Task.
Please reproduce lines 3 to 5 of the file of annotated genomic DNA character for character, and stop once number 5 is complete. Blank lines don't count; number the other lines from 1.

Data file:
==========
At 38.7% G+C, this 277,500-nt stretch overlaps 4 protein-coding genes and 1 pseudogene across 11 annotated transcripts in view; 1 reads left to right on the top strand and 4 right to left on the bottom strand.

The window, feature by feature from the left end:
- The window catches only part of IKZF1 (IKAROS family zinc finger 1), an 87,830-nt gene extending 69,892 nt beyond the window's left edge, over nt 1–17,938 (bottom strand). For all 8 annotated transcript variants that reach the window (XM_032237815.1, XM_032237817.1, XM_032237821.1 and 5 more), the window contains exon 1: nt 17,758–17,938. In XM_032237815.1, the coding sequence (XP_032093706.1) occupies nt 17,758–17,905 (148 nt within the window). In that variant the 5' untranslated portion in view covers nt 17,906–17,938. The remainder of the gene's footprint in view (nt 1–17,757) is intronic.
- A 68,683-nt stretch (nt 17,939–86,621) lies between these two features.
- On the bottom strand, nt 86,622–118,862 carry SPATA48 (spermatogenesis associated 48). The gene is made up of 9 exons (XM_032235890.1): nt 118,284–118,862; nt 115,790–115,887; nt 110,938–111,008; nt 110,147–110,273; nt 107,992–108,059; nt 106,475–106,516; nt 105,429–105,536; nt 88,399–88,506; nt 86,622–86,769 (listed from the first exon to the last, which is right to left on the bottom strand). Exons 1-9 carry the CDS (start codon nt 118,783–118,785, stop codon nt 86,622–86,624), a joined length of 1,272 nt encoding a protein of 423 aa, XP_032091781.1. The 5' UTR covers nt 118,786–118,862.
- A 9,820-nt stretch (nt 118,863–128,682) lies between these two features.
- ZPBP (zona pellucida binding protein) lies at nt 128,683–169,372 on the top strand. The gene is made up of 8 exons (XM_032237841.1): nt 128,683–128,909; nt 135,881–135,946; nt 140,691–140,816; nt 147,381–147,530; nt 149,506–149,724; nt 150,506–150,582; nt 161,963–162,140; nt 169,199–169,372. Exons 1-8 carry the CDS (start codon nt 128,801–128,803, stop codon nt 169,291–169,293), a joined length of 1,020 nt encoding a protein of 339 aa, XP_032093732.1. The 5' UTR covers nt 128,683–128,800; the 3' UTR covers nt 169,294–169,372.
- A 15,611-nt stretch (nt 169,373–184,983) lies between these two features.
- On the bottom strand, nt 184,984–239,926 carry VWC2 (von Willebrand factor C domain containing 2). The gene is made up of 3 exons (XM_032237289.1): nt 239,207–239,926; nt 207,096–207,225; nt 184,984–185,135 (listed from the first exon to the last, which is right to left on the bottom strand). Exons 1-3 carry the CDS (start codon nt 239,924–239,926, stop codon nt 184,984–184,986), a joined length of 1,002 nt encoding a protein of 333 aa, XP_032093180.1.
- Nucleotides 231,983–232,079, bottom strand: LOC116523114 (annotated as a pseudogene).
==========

- The window catches only part of IKZF1 (IKAROS family zinc finger 1), an 87,830-nt gene extending 69,892 nt beyond the window's left edge, over nt 1–17,938 (bottom strand). For all 8 annotated transcript variants that reach the window (XM_032237815.1, XM_032237817.1, XM_032237821.1 and 5 more), the window contains exon 1: nt 17,758–17,938. In XM_032237815.1, the coding sequence (XP_032093706.1) occupies nt 17,758–17,905 (148 nt within the window). In that variant the 5' untranslated portion in view covers nt 17,906–17,938. The remainder of the gene's footprint in view (nt 1–17,757) is intronic.
- A 68,683-nt stretch (nt 17,939–86,621) lies between these two features.
- On the bottom strand, nt 86,622–118,862 carry SPATA48 (spermatogenesis associated 48). The gene is made up of 9 exons (XM_032235890.1): nt 118,284–118,862; nt 115,790–115,887; nt 110,938–111,008; nt 110,147–110,273; nt 107,992–108,059; nt 106,475–106,516; nt 105,429–105,536; nt 88,399–88,506; nt 86,622–86,769 (listed from the first exon to the last, which is right to left on the bottom strand). Exons 1-9 carry the CDS (start codon nt 118,783–118,785, stop codon nt 86,622–86,624), a joined length of 1,272 nt encoding a protein of 423 aa, XP_032091781.1. The 5' UTR covers nt 118,786–118,862.